Or so says Philip Marchand in the National Post.
It is testament to the vagaries of literary reputation on this wilful and iniquitous planet of ours that Clark Blaise remains unknown to most Canadian readers.
For these readers the following introduction may serve. Clark Blaise was born in Fargo, N.D., in 1940. His mother was an English-Canadian woman who studied art and design in Europe. His father, Leo, was the second youngest of 19 children in a rural Quebec family. Fourteen of his siblings didn't make it to adulthood. Leo survived to become a professional boxer, bootlegger, salesman, among other occupations. He was barely literate and had an ingrained contempt, his son writes, "for anything that couldn't be sold, drunk or eaten."
Clark, their only offspring, was diagnosed as an infant with "a form of muscular dystrophy that was considered fatal," Blaise records. A thyroid extract saved his life, but left his body flabby and unco-ordinated. That the family left Fargo shortly after his birth and moved frequently during his childhood made matters worse - he was a "classic schoolyard punching bag" for a succession of new bullies in new schools. And what schools some of them were! In the late '40s, the family roamed the hookworm territory of northern Florida, in towns where students were "let out of school to watch Klan floggings, cross-burnings and lynchings."
For years he found relief in prodigious childhood feats of memorization - "I knew the county seats of every county in America," he recalls - but in early manhood he discovered the more therapeutic powers of writing fiction, a discovery reinforced by a life-changing seminar at Harvard with Bernard Malamud and by his stint at the famous writing program at the University of Iowa, where he met and married novelist Bharati Mukherjee.
In 1966, the couple moved to Montreal, where Blaise taught at Concordia (then Sir George Williams University) and joined The Montreal Storytellers, initiated by John Metcalf, which enjoyed surprising success doing readings across the city. These were "the happiest years of my life," he recalls. In 1978, the couple moved to Toronto, and two years later left Canada when the country, in Blaise's words, "turned racist." (It was a particularly nasty period of assaults on East Indians in Toronto.)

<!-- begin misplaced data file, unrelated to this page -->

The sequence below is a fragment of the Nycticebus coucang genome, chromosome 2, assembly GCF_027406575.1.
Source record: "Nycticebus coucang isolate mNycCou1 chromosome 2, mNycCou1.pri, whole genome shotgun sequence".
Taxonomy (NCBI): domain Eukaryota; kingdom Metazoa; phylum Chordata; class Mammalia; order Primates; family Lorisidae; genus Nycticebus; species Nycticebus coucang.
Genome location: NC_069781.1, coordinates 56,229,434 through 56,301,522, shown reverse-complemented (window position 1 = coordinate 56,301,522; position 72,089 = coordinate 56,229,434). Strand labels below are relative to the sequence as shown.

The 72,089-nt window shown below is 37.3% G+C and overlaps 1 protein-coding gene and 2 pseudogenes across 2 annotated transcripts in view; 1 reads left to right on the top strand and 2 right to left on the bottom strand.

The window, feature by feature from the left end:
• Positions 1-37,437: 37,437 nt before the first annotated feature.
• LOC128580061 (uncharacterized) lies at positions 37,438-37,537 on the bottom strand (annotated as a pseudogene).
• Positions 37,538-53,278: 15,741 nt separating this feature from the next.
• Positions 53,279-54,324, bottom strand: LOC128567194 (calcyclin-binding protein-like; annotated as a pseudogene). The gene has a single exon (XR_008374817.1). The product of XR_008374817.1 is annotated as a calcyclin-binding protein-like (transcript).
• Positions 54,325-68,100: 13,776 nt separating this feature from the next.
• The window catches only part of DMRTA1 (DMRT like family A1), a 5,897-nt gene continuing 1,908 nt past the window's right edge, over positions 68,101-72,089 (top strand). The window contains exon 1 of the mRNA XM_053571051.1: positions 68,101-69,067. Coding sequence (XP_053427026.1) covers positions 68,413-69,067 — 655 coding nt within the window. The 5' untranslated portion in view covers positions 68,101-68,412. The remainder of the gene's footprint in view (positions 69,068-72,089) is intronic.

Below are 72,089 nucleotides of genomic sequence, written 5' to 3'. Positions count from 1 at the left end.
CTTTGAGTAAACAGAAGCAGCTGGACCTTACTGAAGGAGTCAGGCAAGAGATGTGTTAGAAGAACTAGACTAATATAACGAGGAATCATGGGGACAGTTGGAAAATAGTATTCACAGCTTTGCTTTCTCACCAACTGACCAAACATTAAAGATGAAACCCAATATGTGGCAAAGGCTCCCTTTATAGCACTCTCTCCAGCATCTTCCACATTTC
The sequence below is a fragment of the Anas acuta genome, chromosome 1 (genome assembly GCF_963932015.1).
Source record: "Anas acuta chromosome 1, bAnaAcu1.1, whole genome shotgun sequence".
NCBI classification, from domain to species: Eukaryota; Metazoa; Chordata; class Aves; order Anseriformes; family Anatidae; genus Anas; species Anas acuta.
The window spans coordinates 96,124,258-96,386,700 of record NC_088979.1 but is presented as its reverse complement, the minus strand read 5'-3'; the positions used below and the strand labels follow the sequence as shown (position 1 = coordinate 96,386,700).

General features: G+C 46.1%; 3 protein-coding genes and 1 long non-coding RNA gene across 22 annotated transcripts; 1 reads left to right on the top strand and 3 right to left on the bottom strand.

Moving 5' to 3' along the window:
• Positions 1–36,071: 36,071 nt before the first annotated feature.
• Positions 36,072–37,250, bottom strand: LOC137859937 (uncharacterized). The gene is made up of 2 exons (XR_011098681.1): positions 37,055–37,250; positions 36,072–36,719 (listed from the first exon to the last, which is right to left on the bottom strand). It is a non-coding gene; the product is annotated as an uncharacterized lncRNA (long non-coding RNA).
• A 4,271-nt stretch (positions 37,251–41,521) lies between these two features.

The rest is a story of teaching jobs at various institutions in the United States, near destitution at times, the awkwardness of Blaise finding his wife's acclaim, with the publication of her short story collection The Middleman and her novel Jasmine, overshadowing his. Through it all, however, he managed to write 18 books of fiction and non-fiction, including nine volumes of short stories. Some of those stories, such as "The Fabulous Eddie Brewster," rank among the best stories written on this continent in the past few decades.
These bare bones of a life story are particularly relevant in a review of Blaise's latest book, his Selected Essays, edited by John Metcalf and J.R. (Tim) Struthers (Biblioasis), because, as Blaise himself notes, "More than most authors, I am dependent on autobiography." Much of the power of his writing consists not just in the remembering of the drastic conditions of his childhood and adolescence, but also in the layered points of view he brings to that memory. Recalling his early student days, he writes, "I began to see the intellectual dimensions of my life; I wasn't just Southern, I was Southern from a Yankee perspective, and I was Yankee from a Canadian perspective, and I was Canadian from a French and English perspective, and on it went."
Blaise's stories, which are intimate, accessible and usually possessed of a strong narrative drive, practically vibrate with the tensions produced by this layering. Blaise, like every other writer, had to work through the ersatz stuff - he recalls in one essay how, tempted by the atmospherics that come almost automatically with any depiction of life in the Deep South, he wrote Southern stories "so swampy they should have been drained, then sprayed." But he learned, and his interest in the pure craft of the short story, dating back to early days with Malamud, remains strong. "The most interesting thing about a story," he writes in a characteristic observation, "is its beginning, its first paragraph, often its first sentence. More decisions are made on the basis of the first few sentences of a story than on any other part."
No matter how detached Blaise becomes in his discussion of literary craft and contemporary literature, however, he never ranges far from the nakedly personal. It is his most American quality - like Whitman he can honestly proclaim, "Who touches this book touches a man."
His candour raises one interesting question. Recalling his father's habit of abandoning promising commercial ventures and moving from town to town, Blaise writes, "Had we stayed in any of those towns and cities, we'd be millionaires now." It is tempting to speculate, in similar fashion, that if Blaise had stayed in Canada, instead of exercising his own form of wanderlust, he might have developed a stronger platform for his work and his reputation - in this country and perhaps even outside it. Canada is not so impervious to strong literary voices that it could have ignored long the continued presence of such a writer, blessed and cursed with such comprehensive awareness.